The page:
The only difference being, that Facebook actually came out and talked about this A/B test. Most other companies don’t, and never have. It tends to be closely guarded information, to not let leak what companies have learnt through A/B testing about their users, because why would they want to let competitors gain insight from experiments that they’ve run.

You’re not paying to use Facebook or Twitter. When you’re not paying for the product – you are the product. Your information, your memories, your experiences, that’s what you pay with each time you use a social network.

All that set aside however, this does raise a significant amount of questions. If by manipulating the content you see in your newsfeed Facebook is able to influence your thinking, and as an extrapolation, your actions – what is it possible to do, by manipulating the newsfeed of users?

Could a potential political candidate that’s backed by a network like Facebook essentially be able to get more votes? Ask any dictator, any ruler, what one wish they’d like to be granted – and they’d undoubtedly wish for the power to be able to influence the mood and emotion of their people.

Has Facebook essentially, by taking a group of close to 700,000 – proved that if push comes to shove, sway the opinion of the 1.3+ billion people that use the service?

Emotional engineering is, and always has been, Facebook’s business model.

Two thoughts are playing in my mind about this entire debacle. The first, why would Facebook go public with such information? Why would they openly talk about such an obviously unethical experiment that proves that they’re able to influence the mood of a large group of people? Why would they want this known?

And the second, which is far more unsettling, is that all said and done – we aren’t truly surprised that Facebook did this. We’ve come to expect it of them to blur the line between right and wrong, and for us to just shrug, shake our head, and carry on.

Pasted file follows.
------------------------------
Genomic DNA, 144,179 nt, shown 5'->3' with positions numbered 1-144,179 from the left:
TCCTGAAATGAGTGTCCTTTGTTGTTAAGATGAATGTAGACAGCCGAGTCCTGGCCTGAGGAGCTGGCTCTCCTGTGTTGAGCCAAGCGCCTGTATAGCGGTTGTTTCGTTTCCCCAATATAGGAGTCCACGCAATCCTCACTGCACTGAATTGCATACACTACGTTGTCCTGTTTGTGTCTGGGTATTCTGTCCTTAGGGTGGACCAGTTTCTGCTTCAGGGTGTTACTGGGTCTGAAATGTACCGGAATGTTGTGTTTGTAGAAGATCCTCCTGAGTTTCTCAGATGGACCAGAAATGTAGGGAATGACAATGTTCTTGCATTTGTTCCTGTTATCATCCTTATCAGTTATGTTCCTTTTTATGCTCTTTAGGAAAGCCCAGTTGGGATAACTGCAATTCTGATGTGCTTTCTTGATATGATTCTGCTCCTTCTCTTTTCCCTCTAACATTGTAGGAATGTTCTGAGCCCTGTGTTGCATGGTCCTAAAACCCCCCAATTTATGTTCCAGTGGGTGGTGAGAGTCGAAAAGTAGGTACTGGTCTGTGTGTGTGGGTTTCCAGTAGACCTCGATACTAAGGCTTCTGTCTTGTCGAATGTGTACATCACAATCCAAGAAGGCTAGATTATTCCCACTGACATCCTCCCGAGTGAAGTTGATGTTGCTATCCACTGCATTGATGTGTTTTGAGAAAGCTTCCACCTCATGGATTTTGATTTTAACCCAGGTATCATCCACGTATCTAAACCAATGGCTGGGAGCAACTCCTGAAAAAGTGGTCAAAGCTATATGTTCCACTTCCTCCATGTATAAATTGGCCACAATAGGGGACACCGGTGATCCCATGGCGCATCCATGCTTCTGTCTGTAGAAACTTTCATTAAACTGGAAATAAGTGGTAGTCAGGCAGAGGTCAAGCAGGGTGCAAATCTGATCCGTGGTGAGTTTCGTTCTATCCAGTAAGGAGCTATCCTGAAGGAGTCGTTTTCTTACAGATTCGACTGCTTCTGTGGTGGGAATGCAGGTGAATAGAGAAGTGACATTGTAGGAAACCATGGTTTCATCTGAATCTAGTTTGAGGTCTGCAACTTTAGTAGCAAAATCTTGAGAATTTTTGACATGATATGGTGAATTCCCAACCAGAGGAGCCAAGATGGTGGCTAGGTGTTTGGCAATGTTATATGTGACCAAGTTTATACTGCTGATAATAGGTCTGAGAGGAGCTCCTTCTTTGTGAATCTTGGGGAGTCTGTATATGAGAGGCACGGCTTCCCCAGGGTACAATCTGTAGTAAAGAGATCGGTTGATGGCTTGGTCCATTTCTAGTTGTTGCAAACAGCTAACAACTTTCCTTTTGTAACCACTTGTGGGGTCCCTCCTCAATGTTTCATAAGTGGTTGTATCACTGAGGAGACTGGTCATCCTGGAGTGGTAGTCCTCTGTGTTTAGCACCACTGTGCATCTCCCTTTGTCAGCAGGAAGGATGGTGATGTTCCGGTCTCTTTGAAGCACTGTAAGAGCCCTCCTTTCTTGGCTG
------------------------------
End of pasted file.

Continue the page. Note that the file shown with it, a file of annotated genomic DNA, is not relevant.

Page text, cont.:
Read more from a recent NBC news article: Facebook Manipulates Emotions: Business as Usual for Social Media Giant

(original article)


Keren Elazari: Hackers: the Internet’s immune system (Ted Talk)


The beauty of hackers, says cybersecurity expert Keren Elazari, is that they force us to evolve and improve. Yes, some hackers are bad guys, but many are working to fight government corruption and advocate for our rights. By exposing vulnerabilities, they push the Internet to become stronger and healthier, wielding their power to create a better world.

Keren Elazari charts the transformation of hackers from cyberpunk protagonists to powerful hacktivists, lone rangers and digital robin hoods who are the unsung heroes of the digital frontier.



How Facebook’s F8 2014 Announcements Affect Businesses, Developers, and Facebook Users


facebook_f8_conferenceAt Facebook’s F8 event last week — the first time they’ve held the event since 2011 — the focus was on developers.

At F8, which will now be an annual event, Mark Zuckerberg and a few other team members spoke about their commitment to making the mobile experience better and allowing developers to “build,” “grow” and “monetize” their apps.  The other substantive point Zuckerberg made was that Facebook would start to focus on “putting people first.” In large part this means addressing privacy concerns Facebook users have expressed and giving them more control over which kinds of information they share.